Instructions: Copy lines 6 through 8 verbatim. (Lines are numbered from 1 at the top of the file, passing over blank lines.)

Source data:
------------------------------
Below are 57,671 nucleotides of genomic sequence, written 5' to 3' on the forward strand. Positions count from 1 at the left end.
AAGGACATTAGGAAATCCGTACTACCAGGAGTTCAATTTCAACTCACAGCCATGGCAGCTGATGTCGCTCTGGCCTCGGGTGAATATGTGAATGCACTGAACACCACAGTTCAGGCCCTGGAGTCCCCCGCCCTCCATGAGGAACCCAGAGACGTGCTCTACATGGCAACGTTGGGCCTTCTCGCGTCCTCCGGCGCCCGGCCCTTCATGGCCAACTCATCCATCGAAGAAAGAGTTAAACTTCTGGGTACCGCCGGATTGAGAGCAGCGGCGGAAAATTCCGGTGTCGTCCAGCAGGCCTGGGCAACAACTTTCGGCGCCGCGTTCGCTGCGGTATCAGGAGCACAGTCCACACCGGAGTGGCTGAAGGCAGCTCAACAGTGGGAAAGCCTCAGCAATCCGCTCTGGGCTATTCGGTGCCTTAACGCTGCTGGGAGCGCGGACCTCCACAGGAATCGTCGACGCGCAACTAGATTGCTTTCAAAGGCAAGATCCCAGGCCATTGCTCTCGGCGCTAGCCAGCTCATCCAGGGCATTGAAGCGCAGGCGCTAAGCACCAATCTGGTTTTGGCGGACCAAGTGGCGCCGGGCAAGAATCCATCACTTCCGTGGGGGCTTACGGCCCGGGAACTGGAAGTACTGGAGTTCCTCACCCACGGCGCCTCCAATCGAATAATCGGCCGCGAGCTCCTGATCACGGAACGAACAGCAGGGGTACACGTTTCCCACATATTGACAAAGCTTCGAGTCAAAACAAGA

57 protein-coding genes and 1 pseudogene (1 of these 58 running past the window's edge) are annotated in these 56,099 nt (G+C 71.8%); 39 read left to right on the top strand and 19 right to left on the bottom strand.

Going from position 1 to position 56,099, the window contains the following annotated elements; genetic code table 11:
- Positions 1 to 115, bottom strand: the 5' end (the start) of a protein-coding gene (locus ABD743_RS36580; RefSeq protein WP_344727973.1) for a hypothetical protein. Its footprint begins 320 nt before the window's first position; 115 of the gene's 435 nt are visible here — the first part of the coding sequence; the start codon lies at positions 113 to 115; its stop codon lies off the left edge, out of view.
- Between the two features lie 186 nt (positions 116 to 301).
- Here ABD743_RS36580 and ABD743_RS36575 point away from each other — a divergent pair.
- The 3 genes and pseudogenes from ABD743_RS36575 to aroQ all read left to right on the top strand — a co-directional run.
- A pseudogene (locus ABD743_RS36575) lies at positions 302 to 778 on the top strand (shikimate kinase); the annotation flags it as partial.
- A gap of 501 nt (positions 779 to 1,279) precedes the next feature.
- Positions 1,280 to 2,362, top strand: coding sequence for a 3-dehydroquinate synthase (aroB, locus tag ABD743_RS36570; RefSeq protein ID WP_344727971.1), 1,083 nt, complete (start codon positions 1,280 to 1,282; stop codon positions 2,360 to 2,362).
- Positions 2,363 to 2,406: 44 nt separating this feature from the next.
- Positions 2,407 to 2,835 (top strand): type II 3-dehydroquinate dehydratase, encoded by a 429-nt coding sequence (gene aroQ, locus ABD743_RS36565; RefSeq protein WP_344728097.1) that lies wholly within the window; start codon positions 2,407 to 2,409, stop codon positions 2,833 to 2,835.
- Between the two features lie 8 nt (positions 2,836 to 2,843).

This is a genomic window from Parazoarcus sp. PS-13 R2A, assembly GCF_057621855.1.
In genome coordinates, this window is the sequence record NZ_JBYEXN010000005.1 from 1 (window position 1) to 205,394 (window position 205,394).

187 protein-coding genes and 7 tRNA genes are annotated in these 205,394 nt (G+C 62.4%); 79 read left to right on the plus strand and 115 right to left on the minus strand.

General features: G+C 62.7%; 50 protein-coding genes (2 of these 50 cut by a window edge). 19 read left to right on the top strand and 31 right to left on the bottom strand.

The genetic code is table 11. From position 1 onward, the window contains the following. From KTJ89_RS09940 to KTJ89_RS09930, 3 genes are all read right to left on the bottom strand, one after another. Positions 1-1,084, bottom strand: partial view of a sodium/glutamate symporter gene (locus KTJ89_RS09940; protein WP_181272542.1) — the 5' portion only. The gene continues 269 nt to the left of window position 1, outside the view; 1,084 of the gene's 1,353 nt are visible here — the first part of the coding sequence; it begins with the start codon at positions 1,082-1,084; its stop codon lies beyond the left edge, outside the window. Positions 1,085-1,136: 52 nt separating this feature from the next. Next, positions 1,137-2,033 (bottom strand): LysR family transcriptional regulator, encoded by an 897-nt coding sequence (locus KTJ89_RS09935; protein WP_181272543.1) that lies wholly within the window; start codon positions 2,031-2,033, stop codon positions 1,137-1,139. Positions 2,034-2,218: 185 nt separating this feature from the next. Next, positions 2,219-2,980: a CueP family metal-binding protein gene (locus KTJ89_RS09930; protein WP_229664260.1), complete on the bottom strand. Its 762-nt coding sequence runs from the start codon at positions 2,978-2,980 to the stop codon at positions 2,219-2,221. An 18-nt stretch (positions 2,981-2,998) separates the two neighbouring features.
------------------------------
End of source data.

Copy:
- Between the two features lie 186 nt (positions 116 to 301).
- Here ABD743_RS36580 and ABD743_RS36575 point away from each other — a divergent pair.
- The 3 genes and pseudogenes from ABD743_RS36575 to aroQ all read left to right on the top strand — a co-directional run.